September 19, 2002

Memories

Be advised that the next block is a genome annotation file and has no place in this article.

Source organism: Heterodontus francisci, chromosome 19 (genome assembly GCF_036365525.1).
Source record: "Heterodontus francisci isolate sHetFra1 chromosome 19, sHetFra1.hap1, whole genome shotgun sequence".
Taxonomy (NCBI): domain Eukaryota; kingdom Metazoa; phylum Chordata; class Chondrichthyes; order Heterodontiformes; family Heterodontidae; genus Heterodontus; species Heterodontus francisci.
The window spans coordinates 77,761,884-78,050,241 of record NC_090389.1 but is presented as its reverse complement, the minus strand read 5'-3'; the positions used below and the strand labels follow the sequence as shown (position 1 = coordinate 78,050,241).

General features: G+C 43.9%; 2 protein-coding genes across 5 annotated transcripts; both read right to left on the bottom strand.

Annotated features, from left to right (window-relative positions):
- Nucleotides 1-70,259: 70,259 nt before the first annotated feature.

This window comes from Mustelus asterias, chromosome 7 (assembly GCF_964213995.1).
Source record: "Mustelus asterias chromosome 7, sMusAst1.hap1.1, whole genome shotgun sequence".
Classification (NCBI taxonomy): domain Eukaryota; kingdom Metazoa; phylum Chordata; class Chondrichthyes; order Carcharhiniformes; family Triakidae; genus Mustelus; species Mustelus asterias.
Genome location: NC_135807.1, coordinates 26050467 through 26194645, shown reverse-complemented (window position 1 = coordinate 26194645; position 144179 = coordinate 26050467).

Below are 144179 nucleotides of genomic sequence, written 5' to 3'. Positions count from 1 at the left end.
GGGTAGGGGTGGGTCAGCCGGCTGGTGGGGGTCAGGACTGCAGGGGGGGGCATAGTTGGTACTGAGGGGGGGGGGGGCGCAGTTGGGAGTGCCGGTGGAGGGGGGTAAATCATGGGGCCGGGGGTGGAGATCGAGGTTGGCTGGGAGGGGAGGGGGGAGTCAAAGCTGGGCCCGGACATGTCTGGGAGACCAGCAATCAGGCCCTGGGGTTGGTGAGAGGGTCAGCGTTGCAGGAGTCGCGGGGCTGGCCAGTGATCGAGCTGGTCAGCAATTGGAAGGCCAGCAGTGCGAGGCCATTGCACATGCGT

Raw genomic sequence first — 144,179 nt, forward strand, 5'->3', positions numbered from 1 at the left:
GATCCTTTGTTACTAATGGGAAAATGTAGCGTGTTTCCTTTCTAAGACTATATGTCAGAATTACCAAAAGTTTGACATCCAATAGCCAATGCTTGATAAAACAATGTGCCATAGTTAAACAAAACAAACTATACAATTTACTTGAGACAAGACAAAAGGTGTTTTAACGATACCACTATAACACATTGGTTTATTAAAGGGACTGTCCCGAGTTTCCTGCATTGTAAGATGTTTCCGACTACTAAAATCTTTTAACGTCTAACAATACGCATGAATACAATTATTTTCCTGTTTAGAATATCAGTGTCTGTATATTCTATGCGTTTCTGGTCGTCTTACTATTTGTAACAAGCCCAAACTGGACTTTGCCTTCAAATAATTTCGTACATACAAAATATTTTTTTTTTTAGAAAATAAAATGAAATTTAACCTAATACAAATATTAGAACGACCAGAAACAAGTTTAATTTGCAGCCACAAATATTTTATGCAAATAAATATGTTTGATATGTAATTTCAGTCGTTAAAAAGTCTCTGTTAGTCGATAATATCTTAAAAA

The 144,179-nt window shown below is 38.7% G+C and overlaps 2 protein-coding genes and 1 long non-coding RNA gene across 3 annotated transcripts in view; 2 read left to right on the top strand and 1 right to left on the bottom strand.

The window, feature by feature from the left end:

Back to soup...just the thought sends me into raptures now. The whiff of an onion brings tears of joy. God I love soup! Chicken, vegetable, beef, cold, hot, rice, noodle...even thick stew with cabbage...I've even made okra when the crisper was empty. So you ask...what does a book of matches have to do with soup? Well...for me...everything. When I was around 8 or so I fell in love with fire. I loved nothing more than going to my grandpa's home in the Fall during potato harvest because after we were done picking up the "taters" we would be sure to have a bonfire. I would wash up a few of the smaller potatos and prick them with a little pearly pen knife and poke them under the glowing embers with a green stick. When I judged them done by the smell...I would roll them out. Just watching the steam under the twilight sky and to feel the heat of the fire on my face and to smell the good dark earth of the overturned soil...that was heaven to me. I didn't often eat what I cooked I just wanted to try to be as near to fire as I could. Bask in the glow and stare entranced into the orange flames. I would sometimes pretend I was an Indian and my only food was that potato. I would save it for a long time andnibble on it. Then I would"feed my stock" (grandpa's chickens) the left over pieces. My love of fire began at an early age. I soon wanted to make my own fires even though we lived in town. We had a large lot though and lived close to the railroad tracks. We had a huge Cedar tree out our back yard...and it was under the wide sweeping branches at the base of the trunck that I dug my first fire pit. I was a good Indian. I dug a large pit, lined it with stones that I found in the ditch beside the railroad tracks. I used kindling and small sticks then a few larger ones and voila! I had a lovely fire blooming beneath the canopy of the cedar tree in nothing flat. I had a watering can full of water ready to douse it at a moments notice, an old Foldgers coffee can washed and filled half full of water, and the vegetables I had managed to find washed up and waiting to be added to the "pot". The only thing I felt even a pang of guilt about was where I "found" my soup ingredients!